Four ways private equity firms can overspend on legal
Lawyers charge by the hour, and that hourly rate rises with seniority. This is not news.
The recent news is that over the last 12 months the capacity of many law firms has been stretched to the limit. What has historically been a buyers’ market for clients, no longer is.
This is clearly demonstrated by the record profits reported by magic circle and other law firms. In addition, the salaries they are offering newly qualified lawyers in key centres such as New York and London are reaching all-time highs.
So, as a client in private equity (PE), your legal bills are rising. And until activity levels drop, they will stay high. You may ask yourself:
“Maybe it’s time to start managing legal spend more actively?”.
But, some might argue, clients and their lawyers usually have close working relationships that last over many years. Most transactions have fee caps agreed in advance. Why bother? Surely the existing arrangement could not possibly lead to legal bills that clients find shocking?
Well, we all know it happens. You spend valuable time and effort trying to reduce the invoice that just arrived in your inbox. As part of the deal, you may even promise further work to that law firm or partner. You then still need to have the deal approved by the investment committee or other partners – all of whom will require assurances that such a situation will not occur again in future.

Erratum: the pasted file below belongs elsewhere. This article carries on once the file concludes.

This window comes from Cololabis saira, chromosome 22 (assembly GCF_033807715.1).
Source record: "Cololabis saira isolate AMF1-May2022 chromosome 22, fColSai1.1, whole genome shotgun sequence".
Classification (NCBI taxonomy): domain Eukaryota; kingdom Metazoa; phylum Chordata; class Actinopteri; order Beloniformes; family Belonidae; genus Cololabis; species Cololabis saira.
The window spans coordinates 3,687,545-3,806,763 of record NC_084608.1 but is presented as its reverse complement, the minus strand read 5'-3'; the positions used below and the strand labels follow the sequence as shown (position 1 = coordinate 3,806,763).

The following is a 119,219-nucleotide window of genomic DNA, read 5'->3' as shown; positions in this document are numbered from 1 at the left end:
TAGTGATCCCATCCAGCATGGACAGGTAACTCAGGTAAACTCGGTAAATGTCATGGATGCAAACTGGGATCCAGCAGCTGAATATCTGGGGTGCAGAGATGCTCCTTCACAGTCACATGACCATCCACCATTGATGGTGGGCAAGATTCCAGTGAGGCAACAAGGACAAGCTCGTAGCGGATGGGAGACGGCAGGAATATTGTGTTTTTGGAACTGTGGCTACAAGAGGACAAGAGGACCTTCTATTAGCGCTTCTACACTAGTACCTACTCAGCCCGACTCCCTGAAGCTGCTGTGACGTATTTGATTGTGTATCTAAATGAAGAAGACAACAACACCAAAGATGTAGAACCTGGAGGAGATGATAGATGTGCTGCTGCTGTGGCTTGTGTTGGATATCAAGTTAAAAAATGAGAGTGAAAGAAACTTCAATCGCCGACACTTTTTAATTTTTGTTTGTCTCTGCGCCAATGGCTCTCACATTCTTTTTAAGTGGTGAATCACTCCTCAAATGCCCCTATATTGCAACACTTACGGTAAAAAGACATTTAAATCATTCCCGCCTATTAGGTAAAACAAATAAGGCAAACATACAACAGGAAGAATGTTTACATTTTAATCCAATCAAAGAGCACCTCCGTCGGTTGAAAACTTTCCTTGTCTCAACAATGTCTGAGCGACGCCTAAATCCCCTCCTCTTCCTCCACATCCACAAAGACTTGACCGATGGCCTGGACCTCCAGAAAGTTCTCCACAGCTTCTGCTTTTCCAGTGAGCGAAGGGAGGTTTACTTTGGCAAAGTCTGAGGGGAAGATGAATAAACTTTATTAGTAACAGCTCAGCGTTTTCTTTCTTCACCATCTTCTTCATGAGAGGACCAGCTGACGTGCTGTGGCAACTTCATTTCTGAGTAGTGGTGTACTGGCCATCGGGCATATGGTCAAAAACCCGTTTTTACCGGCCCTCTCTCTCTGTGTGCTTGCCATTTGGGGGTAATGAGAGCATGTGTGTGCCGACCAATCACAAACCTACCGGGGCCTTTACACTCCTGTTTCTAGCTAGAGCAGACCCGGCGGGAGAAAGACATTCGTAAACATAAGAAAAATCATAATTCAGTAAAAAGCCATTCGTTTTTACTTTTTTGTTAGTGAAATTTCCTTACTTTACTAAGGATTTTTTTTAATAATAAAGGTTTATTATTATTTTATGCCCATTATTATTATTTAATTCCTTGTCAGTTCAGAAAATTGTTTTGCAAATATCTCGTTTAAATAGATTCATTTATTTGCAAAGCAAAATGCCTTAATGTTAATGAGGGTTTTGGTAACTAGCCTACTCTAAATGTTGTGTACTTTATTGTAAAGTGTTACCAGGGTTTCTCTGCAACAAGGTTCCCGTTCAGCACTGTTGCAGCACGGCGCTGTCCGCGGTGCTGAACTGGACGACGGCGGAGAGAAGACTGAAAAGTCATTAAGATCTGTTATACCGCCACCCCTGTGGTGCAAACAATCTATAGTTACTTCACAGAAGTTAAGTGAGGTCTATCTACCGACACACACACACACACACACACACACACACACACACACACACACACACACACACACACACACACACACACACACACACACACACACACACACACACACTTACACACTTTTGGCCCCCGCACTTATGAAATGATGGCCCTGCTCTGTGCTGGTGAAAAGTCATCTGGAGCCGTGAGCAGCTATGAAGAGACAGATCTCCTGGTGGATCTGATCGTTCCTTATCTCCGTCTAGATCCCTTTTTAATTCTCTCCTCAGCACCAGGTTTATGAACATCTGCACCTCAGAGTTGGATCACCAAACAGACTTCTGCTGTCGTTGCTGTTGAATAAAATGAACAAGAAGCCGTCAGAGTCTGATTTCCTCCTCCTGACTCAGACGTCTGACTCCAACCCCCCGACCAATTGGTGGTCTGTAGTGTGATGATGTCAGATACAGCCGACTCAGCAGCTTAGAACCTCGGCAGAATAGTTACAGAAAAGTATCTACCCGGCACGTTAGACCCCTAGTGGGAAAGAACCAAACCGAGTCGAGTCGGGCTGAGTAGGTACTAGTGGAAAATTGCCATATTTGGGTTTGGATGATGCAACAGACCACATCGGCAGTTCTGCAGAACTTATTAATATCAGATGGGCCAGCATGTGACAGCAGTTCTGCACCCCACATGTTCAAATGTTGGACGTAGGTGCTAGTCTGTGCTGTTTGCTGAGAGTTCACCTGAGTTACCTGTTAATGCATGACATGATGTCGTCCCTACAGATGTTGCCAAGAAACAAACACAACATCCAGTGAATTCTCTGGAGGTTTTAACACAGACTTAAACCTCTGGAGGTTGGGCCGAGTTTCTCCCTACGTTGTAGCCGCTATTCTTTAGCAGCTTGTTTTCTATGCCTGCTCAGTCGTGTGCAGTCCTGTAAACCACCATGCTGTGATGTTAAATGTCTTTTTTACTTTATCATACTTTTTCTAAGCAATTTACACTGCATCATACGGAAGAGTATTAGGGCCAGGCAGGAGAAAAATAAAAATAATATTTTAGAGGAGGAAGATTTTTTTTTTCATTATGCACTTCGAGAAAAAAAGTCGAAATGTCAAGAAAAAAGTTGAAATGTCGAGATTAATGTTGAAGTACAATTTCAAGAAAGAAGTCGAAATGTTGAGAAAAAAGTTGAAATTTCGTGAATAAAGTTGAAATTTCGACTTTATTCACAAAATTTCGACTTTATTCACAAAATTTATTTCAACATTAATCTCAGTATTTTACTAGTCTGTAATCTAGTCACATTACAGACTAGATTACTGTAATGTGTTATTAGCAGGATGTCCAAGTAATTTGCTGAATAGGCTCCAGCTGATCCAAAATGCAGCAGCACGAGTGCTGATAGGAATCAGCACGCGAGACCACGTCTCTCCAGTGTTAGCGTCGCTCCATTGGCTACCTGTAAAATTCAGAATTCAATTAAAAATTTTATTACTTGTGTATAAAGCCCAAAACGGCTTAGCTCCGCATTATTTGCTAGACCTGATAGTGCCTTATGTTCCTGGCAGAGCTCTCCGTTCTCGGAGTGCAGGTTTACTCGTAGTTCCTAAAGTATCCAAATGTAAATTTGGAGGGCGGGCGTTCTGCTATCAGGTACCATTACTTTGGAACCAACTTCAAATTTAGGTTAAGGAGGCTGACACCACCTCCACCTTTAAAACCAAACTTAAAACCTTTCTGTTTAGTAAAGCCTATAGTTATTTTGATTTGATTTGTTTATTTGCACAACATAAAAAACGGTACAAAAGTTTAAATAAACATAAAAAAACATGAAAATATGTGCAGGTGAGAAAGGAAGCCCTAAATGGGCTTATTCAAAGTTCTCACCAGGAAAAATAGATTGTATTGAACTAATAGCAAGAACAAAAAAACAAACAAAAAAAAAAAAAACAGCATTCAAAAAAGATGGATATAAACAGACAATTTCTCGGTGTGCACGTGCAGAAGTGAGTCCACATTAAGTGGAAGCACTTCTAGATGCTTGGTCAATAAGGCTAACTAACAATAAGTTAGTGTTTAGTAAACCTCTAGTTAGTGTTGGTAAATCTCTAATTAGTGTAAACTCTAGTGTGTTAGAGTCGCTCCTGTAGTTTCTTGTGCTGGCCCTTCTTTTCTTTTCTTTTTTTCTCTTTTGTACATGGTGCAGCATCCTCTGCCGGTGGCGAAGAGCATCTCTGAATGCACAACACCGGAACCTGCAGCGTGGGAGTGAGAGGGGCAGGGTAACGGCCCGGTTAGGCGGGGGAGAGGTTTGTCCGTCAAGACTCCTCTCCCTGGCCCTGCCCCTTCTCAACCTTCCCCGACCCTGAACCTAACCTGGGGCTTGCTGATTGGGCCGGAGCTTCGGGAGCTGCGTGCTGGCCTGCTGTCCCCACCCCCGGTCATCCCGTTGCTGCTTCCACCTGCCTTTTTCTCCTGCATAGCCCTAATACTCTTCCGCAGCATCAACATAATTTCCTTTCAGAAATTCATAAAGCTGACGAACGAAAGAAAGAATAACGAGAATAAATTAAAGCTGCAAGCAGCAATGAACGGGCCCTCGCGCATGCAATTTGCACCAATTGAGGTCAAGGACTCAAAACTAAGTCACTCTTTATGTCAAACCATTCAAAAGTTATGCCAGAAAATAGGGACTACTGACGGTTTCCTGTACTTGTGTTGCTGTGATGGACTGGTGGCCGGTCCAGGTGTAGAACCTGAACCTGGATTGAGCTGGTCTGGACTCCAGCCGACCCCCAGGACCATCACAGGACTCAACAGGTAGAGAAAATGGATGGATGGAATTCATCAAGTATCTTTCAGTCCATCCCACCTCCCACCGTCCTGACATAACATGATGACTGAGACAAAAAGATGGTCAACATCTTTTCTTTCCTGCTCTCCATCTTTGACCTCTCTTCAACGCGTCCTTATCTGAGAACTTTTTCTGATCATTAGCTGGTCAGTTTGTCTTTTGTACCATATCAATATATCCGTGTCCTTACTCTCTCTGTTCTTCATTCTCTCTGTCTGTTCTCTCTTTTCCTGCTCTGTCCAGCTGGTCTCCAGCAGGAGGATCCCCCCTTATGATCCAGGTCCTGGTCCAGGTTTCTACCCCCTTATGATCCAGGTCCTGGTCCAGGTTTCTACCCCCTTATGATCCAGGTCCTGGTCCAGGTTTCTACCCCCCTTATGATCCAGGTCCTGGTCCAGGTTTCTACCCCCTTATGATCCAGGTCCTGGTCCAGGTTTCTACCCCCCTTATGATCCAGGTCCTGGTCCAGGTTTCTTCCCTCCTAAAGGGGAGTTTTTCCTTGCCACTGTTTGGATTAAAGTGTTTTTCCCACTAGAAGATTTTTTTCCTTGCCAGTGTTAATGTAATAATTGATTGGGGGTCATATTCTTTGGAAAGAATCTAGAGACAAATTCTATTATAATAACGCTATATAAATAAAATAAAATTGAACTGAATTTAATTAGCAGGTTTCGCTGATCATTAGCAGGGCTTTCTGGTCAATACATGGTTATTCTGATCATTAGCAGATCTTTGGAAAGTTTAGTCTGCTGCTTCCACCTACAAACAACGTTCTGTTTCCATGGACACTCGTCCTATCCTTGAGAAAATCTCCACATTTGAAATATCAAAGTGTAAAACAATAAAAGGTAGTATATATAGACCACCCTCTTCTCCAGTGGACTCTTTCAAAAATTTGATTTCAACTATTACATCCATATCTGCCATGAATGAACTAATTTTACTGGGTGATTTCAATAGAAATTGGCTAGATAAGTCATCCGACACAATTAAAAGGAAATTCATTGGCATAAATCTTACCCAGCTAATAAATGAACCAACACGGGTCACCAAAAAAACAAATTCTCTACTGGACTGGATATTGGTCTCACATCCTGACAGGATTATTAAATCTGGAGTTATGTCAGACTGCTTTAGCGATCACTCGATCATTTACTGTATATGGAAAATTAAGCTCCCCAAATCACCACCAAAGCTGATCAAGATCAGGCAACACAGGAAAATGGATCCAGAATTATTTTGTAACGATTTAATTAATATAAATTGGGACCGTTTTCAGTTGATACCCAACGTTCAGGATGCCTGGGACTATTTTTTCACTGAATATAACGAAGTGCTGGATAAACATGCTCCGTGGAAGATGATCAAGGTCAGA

Overspend is rarely planned nor deliberate. It is most often a function of things just working out differently to how they were predicted to. I hope this post can provide some insight into the common areas of overspend, with the intention of raising awareness and maybe reducing the likelihood of such situations occurring to you.
Investment process turns out to be much more difficult
Let’s start by talking about doing deals or making new investments. This is the lifeblood of private equity and PE firms. They always start off with enthusiastic momentum. But how many times have the deal team gone quiet and then started to say the following:
“The draft documents from the other side were ridiculously one-sided and unacceptable.”
“Their lawyers are inexperienced, poorly prepared, uncommercial, difficult and clearly have no idea how a PE deal works.”